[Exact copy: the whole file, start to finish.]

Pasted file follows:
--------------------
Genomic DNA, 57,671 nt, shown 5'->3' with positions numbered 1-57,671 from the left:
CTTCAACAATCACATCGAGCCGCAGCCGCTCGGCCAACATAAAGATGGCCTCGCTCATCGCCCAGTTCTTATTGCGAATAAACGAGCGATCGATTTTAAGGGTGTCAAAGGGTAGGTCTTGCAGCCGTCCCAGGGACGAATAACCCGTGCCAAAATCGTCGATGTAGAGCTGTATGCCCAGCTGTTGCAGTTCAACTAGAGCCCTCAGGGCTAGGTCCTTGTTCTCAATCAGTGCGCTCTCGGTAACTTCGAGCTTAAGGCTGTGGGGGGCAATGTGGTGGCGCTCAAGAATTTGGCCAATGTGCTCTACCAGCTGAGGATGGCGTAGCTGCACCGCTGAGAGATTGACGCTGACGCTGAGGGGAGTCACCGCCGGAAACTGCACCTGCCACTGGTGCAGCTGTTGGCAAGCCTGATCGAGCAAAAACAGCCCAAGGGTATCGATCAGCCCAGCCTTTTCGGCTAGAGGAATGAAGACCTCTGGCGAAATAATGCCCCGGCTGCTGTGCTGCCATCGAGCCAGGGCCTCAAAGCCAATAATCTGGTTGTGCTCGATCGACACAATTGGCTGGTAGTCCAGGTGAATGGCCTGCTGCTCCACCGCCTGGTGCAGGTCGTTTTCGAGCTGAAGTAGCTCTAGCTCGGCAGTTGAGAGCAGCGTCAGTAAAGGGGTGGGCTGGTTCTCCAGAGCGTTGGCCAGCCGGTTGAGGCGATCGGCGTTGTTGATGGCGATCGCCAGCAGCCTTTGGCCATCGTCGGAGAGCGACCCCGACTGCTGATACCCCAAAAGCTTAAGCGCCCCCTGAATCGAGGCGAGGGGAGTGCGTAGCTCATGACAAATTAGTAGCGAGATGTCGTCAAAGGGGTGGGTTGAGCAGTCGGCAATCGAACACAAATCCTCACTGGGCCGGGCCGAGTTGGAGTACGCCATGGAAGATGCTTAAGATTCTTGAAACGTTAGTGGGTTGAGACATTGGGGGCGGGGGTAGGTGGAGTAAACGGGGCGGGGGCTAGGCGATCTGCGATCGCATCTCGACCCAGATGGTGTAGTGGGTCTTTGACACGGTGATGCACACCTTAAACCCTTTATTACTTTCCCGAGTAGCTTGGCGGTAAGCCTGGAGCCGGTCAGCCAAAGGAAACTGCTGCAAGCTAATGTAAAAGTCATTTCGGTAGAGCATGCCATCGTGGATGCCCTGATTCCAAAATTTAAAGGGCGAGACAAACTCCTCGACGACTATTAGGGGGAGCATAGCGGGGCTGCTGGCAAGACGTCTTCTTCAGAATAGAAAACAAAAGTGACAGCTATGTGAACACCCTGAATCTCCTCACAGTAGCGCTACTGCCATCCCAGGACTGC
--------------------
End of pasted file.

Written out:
Genomic DNA, 57,671 nt, shown 5'->3' with positions numbered 1-57,671 from the left:
CTTCAACAATCACATCGAGCCGCAGCCGCTCGGCCAACATAAAGATGGCCTCGCTCATCGCCCAGTTCTTATTGCGAATAAACGAGCGATCGATTTTAAGGGTGTCAAAGGGTAGGTCTTGCAGCCGTCCCAGGGACGAATAACCCGTGCCAAAATCGTCGATGTAGAGCTGTATGCCCAGCTGTTGCAGTTCAACTAGAGCCCTCAGGGCTAGGTCCTTGTTCTCAATCAGTGCGCTCTCGGTAACTTCGAGCTTAAGGCTGTGGGGGGCAATGTGGTGGCGCTCAAGAATTTGGCCAATGTGCTCTACCAGCTGAGGATGGCGTAGCTGCACCGCTGAGAGATTGACGCTGACGCTGAGGGGAGTCACCGCCGGAAACTGCACCTGCCACTGGTGCAGCTGTTGGCAAGCCTGATCGAGCAAAAACAGCCCAAGGGTATCGATCAGCCCAGCCTTTTCGGCTAGAGGAATGAAGACCTCTGGCGAAATAATGCCCCGGCTGCTGTGCTGCCATCGAGCCAGGGCCTCAAAGCCAATAATCTGGTTGTGCTCGATCGACACAATTGGCTGGTAGTCCAGGTGAATGGCCTGCTGCTCCACCGCCTGGTGCAGGTCGTTTTCGAGCTGAAGTAGCTCTAGCTCGGCAGTTGAGAGCAGCGTCAGTAAAGGGGTGGGCTGGTTCTCCAGAGCGTTGGCCAGCCGGTTGAGGCGATCGGCGTTGTTGATGGCGATCGCCAGCAGCCTTTGGCCATCGTCGGAGAGCGACCCCGACTGCTGATACCCCAAAAGCTTAAGCGCCCCCTGAATCGAGGCGAGGGGAGTGCGTAGCTCATGACAAATTAGTAGCGAGATGTCGTCAAAGGGGTGGGTTGAGCAGTCGGCAATCGAACACAAATCCTCACTGGGCCGGGCCGAGTTGGAGTACGCCATGGAAGATGCTTAAGATTCTTGAAACGTTAGTGGGTTGAGACATTGGGGGCGGGGGTAGGTGGAGTAAACGGGGCGGGGGCTAGGCGATCTGCGATCGCATCTCGACCCAGATGGTGTAGTGGGTCTTTGACACGGTGATGCACACCTTAAACCCTTTATTACTTTCCCGAGTAGCTTGGCGGTAAGCCTGGAGCCGGTCAGCCAAAGGAAACTGCTGCAAGCTAATGTAAAAGTCATTTCGGTAGAGCATGCCATCGTGGATGCCCTGATTCCAAAATTTAAAGGGCGAGACAAACTCCTCGACGACTATTAGGGGGAGCATAGCGGGGCTGCTGGCAAGACGTCTTCTTCAGAATAGAAAACAAAAGTGACAGCTATGTGAACACCCTGAATCTCCTCACAGTAGCGCTACTGCCATCCCAGGACTGC